Are you the executor or beneficiary of an estate of someone who died owning property, bank accounts or other assets in Spain?
See below the main steps to follow when dealing with the inheritance of Spanish assets:
Instruct a Spanish lawyer
The Spanish probate process can be difficult to navigate, particularly if you do not live in Spain or are not a fluent Spanish speaker.
For most people who are dealing with the inheritance of an estate in Spain, it will therefore be necessary to instruct an English-speaking Spanish lawyer specialising in dealing with estate administrations in Spain for non-Spanish clients.
Don't delay seeking advice if you are dealing with an estate which has Spanish assets. It is important to ensure that the Spanish inheritance process is dealt with as soon as possible. Delays in dealing with the Spanish estate can result in additional costs, taxes and penalties being incurred in relation to the Spanish estate.
Power of Attorney
The Spanish inheritance process requires the person dealing with or inheriting from the estate to make a number of personal attendances at various offices in Spain.
If the beneficiaries/ executors of a Spanish estate don't live in Spain or are not able to attend in person, it is usual for them to provide their Spanish lawyer with a Power of Attorney. The Power of Attorney is a legal document signed by executors / beneficiaries which provides the lawyer with the authority to act on their behalf.
The Power of Attorney allows the Spanish lawyer to deal with the entire Spanish legal process without the need for the executors/ beneficiaries to go to Spain.
If the death certificate is not a Spanish death certificate (ie, the deceased did not die in Spain), it may need to ‘legalised’ by the Foreign and Commonwealth Office, in order for it to be legally recognised/ admissible in Spain.
Sometimes the death certificate will also need to be translated and certified by an official translator.
Spanish will search
It's possible to find out if a person had a Spanish will as Spain has a Central Wills Registry which records the existence of Spanish Wills. It is therefore necessary to undertake a search at the Central Wills Registry in Madrid to confirm whether or not one exists.
It is necessary for all executors and beneficiaries of a Spanish estate to have a Spanish tax/ fiscal number before being able to deal with/ inherit the assets in the Spanish estate. This Spanish tax number is called an NIE Number.
Spanish lawyers who have experience in dealing with non-Spanish clients will usually be able to assist in obtaining the NIE number.
It will be necessary to gather together as much documentation as possible relating to the Spanish assets in the estate. In particular:
- The title deeds for any Spanish properties
- Documentation for Spanish registered cars or other vehicles that were owned by the deceased
- Details of any Spanish bank accounts, shares/ other investments in Spain,
- Details of any Spanish loans, mortgages or other debts in Spain will also be required.
Your lawyer should be able to assist if you do not have all of this information.
The Spanish will, if there is one, will be required. If the deceased had a will prepared in another country which relates to the Spanish assets, then an official sealed copy of a Grant of Probate (or equivalent) obtained in that country may be required. Proof of the beneficiaries’ relationship to the deceased may also be required eg Birth and Marriage Certificates, etc.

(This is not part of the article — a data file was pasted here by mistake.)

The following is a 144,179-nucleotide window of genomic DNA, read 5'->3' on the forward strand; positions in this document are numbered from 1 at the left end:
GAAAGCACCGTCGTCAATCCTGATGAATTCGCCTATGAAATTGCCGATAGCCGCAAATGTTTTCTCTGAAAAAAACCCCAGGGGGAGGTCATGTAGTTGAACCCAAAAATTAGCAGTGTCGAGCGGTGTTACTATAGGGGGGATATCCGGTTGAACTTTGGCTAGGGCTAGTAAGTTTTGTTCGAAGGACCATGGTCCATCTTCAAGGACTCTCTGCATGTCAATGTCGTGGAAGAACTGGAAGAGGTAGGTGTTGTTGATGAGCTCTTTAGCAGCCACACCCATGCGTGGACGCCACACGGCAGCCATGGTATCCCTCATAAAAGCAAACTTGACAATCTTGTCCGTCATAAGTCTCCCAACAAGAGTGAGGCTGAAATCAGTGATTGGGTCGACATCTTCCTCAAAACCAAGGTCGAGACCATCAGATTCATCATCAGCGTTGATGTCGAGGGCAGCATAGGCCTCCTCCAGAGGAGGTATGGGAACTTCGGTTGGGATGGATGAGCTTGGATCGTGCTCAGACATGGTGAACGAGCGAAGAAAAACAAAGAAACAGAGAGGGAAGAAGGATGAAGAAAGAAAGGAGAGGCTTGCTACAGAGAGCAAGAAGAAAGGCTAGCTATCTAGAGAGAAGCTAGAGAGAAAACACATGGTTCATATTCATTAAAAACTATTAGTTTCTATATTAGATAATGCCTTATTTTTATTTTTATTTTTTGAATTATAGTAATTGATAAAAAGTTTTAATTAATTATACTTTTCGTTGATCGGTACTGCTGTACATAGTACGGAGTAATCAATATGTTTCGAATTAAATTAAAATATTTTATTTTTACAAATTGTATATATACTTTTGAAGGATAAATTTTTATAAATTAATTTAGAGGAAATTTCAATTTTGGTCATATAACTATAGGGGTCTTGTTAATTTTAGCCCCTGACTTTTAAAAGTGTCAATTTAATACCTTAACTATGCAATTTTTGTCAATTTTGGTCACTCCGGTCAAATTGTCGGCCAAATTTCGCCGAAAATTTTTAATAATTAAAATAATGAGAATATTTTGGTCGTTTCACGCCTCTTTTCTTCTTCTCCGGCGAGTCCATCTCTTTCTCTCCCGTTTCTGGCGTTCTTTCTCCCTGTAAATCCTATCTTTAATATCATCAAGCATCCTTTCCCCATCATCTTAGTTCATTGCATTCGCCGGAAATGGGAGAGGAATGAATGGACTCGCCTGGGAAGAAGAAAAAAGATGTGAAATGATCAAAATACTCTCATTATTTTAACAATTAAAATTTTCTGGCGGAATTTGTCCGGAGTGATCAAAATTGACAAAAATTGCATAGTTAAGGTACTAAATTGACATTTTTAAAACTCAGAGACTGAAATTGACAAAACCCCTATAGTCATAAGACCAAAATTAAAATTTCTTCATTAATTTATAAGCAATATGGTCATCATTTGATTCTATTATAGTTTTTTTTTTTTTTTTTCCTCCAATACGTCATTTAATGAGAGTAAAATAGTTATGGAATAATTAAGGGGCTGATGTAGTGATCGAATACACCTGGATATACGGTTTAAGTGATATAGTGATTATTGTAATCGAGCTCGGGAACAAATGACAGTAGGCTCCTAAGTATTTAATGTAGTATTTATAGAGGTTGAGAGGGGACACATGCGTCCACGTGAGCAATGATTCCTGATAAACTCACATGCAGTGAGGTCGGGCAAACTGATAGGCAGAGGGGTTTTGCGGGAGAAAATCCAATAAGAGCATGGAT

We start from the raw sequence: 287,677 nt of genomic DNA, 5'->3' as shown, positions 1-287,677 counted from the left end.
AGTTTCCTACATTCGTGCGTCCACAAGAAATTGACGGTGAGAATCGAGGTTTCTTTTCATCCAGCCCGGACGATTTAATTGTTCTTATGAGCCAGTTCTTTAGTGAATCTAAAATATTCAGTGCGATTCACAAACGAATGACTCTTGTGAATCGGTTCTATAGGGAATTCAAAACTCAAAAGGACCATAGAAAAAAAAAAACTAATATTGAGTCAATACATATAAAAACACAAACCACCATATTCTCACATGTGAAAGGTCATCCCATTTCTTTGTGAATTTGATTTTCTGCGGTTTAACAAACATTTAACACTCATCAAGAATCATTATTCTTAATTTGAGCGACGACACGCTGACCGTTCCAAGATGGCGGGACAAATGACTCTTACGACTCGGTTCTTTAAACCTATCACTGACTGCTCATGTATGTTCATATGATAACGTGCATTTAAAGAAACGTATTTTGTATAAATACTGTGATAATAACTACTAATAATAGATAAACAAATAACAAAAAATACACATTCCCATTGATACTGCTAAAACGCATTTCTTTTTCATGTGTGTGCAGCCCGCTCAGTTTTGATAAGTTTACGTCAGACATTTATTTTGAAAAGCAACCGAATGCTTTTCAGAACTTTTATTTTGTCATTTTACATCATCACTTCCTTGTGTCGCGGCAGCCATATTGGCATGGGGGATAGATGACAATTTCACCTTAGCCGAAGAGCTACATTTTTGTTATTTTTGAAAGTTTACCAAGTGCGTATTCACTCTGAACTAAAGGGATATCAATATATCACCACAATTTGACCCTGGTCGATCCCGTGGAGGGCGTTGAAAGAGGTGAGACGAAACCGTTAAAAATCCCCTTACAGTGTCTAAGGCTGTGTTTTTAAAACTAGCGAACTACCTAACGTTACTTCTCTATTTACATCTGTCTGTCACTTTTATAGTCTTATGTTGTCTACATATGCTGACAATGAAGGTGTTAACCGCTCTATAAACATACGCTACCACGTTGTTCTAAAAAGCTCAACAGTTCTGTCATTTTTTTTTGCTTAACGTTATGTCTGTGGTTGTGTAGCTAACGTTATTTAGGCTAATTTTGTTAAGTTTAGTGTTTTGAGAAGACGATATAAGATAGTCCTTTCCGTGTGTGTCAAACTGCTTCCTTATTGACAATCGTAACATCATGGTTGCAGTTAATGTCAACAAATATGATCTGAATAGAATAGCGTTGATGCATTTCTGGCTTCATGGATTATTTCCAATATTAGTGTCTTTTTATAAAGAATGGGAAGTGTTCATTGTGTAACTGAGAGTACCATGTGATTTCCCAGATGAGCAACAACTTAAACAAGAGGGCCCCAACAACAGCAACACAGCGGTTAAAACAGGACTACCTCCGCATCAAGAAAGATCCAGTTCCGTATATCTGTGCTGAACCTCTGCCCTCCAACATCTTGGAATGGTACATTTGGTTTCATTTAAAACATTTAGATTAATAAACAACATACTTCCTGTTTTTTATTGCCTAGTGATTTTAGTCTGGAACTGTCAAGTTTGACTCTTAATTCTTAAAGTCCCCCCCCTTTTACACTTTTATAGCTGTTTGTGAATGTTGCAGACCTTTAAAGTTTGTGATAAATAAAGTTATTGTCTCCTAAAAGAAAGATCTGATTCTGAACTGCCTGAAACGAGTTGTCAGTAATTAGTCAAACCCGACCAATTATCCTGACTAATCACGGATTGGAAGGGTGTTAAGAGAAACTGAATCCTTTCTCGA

Sometimes a Certificate of English Law (also known as an Affidavit) confirming the legal entitlement of the beneficiaries may be required where the estate involves cross-border legal issues.
If your Spanish lawyer is used to dealing with British and other international clients, they may be able to obtain this for you.
Spanish Inheritance Deed
The documents relating to the Spanish estate must to be presented to a Spanish Notary together with a deed confirming the beneficiaries’ acceptance of ?the Spanish inheritance.
The Spanish Inheritance Deed must be signed by the beneficiaries in the presence of the notary in Spain (or by the beneficiaries' lawyer if they have a Power of Attorney in place).
Spanish inheritance taxes
When the Spanish Inheritance Deed has been signed, the Spanish inheritance taxes must be paid.
In addition to Spanish Inheritance tax, another tax called ‘Plus Valia’ may also be payable to the local Spanish town hall if there is a Spanish property in the estate.
For beneficiaries who are not tax resident in Spain, tax payments are required to be made by personal attendance at the central tax office in Madrid. A Spanish lawyer can deal with this on behalf of the beneficiaries under the Power of Attorney.
Payment of Spanish inheritance tax must be made within six months of the date of death. Late payments will accrue interest and payment penalties. It can sometimes be possible to arrange an extension to this deadline but this should be applied for in advance.
Distributing the Spanish assets
Once the Spanish Inheritance Deed has been signed and Spanish inheritance taxes have been paid, applications can be made to the relevant banks, property registry and other organisations with whom the deceased held assets so that they can be distributed to the beneficiaries and the Spanish estate can be finalised.
Author: Sara Janion
DISCLAIMER: This article should not be regarded as constituting legal advice in relation to particular circumstances. This article is merely a general comment on the relevant topic. If specific advice is required in connection with any of the matters covered in this article, please speak to Worldwide Lawyers directly.
Published on 2nd August 2017
(Last updated 21st March 2018)